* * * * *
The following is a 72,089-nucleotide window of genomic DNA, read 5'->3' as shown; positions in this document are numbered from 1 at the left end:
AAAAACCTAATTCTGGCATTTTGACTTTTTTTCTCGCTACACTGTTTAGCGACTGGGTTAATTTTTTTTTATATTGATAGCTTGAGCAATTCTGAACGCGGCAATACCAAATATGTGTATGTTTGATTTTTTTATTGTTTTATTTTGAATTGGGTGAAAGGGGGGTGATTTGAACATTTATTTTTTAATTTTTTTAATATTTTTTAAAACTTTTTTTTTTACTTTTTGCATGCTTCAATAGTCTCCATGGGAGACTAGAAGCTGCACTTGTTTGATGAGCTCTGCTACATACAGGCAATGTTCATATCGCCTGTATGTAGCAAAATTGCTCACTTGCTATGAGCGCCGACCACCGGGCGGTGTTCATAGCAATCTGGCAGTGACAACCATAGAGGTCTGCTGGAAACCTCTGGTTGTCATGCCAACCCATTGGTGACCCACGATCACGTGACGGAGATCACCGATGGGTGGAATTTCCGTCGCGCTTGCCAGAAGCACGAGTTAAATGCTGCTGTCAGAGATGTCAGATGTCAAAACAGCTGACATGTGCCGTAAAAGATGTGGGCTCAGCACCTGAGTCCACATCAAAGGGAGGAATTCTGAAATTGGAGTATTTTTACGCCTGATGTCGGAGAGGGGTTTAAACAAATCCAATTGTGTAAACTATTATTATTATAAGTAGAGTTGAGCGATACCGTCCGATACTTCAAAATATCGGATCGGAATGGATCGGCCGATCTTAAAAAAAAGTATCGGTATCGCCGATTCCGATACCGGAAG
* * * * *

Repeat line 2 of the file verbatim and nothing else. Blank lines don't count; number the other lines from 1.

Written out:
AAAAACCTAATTCTGGCATTTTGACTTTTTTTCTCGCTACACTGTTTAGCGACTGGGTTAATTTTTTTTTATATTGATAGCTTGAGCAATTCTGAACGCGGCAATACCAAATATGTGTATGTTTGATTTTTTTATTGTTTTATTTTGAATTGGGTGAAAGGGGGGTGATTTGAACATTTATTTTTTAATTTTTTTAATATTTTTTAAAACTTTTTTTTTTACTTTTTGCATGCTTCAATAGTCTCCATGGGAGACTAGAAGCTGCACTTGTTTGATGAGCTCTGCTACATACAGGCAATGTTCATATCGCCTGTATGTAGCAAAATTGCTCACTTGCTATGAGCGCCGACCACCGGGCGGTGTTCATAGCAATCTGGCAGTGACAACCATAGAGGTCTGCTGGAAACCTCTGGTTGTCATGCCAACCCATTGGTGACCCACGATCACGTGACGGAGATCACCGATGGGTGGAATTTCCGTCGCGCTTGCCAGAAGCACGAGTTAAATGCTGCTGTCAGAGATGTCAGATGTCAAAACAGCTGACATGTGCCGTAAAAGATGTGGGCTCAGCACCTGAGTCCACATCAAAGGGAGGAATTCTGAAATTGGAGTATTTTTACGCCTGATGTCGGAGAGGGGTTTAAACAAATCCAATTGTGTAAACTATTATTATTATAAGTAGAGTTGAGCGATACCGTCCGATACTTCAAAATATCGGATCGGAATGGATCGGCCGATCTTAAAAAAAAGTATCGGTATCGCCGATTCCGATACCGGAAG